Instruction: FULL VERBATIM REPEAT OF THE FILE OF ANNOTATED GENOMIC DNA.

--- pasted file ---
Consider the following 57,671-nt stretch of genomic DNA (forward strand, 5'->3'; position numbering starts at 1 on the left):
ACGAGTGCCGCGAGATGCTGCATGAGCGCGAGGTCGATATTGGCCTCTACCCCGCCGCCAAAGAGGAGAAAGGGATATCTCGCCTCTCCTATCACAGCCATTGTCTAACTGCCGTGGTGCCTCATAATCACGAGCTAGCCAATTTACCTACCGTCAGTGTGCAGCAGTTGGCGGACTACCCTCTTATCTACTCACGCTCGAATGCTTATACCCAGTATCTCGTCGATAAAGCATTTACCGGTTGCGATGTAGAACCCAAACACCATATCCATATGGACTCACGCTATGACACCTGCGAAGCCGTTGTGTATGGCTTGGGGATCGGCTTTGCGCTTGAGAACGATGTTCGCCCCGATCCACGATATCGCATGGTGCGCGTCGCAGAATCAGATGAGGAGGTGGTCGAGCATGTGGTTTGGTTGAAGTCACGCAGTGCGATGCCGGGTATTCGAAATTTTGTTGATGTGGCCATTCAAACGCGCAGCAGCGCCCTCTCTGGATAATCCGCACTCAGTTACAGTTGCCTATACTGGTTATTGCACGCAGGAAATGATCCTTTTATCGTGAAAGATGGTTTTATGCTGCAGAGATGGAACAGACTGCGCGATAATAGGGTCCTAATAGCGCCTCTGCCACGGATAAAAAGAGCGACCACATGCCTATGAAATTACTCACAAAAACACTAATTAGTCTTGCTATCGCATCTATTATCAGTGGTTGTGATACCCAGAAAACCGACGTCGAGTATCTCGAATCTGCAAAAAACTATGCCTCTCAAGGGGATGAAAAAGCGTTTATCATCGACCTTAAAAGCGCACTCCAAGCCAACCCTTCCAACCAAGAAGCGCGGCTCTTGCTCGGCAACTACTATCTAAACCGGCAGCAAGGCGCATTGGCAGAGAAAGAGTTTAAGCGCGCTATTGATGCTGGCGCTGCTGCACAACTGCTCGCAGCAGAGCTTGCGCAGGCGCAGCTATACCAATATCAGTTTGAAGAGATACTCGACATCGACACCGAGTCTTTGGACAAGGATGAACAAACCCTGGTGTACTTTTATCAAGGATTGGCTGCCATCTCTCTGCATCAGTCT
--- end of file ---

Consider the following 57,671-nt stretch of genomic DNA (forward strand, 5'->3'; position numbering starts at 1 on the left):
ACGAGTGCCGCGAGATGCTGCATGAGCGCGAGGTCGATATTGGCCTCTACCCCGCCGCCAAAGAGGAGAAAGGGATATCTCGCCTCTCCTATCACAGCCATTGTCTAACTGCCGTGGTGCCTCATAATCACGAGCTAGCCAATTTACCTACCGTCAGTGTGCAGCAGTTGGCGGACTACCCTCTTATCTACTCACGCTCGAATGCTTATACCCAGTATCTCGTCGATAAAGCATTTACCGGTTGCGATGTAGAACCCAAACACCATATCCATATGGACTCACGCTATGACACCTGCGAAGCCGTTGTGTATGGCTTGGGGATCGGCTTTGCGCTTGAGAACGATGTTCGCCCCGATCCACGATATCGCATGGTGCGCGTCGCAGAATCAGATGAGGAGGTGGTCGAGCATGTGGTTTGGTTGAAGTCACGCAGTGCGATGCCGGGTATTCGAAATTTTGTTGATGTGGCCATTCAAACGCGCAGCAGCGCCCTCTCTGGATAATCCGCACTCAGTTACAGTTGCCTATACTGGTTATTGCACGCAGGAAATGATCCTTTTATCGTGAAAGATGGTTTTATGCTGCAGAGATGGAACAGACTGCGCGATAATAGGGTCCTAATAGCGCCTCTGCCACGGATAAAAAGAGCGACCACATGCCTATGAAATTACTCACAAAAACACTAATTAGTCTTGCTATCGCATCTATTATCAGTGGTTGTGATACCCAGAAAACCGACGTCGAGTATCTCGAATCTGCAAAAAACTATGCCTCTCAAGGGGATGAAAAAGCGTTTATCATCGACCTTAAAAGCGCACTCCAAGCCAACCCTTCCAACCAAGAAGCGCGGCTCTTGCTCGGCAACTACTATCTAAACCGGCAGCAAGGCGCATTGGCAGAGAAAGAGTTTAAGCGCGCTATTGATGCTGGCGCTGCTGCACAACTGCTCGCAGCAGAGCTTGCGCAGGCGCAGCTATACCAATATCAGTTTGAAGAGATACTCGACATCGACACCGAGTCTTTGGACAAGGATGAACAAACCCTGGTGTACTTTTATCAAGGATTGGCTGCCATCTCTCTGCATCAGTCT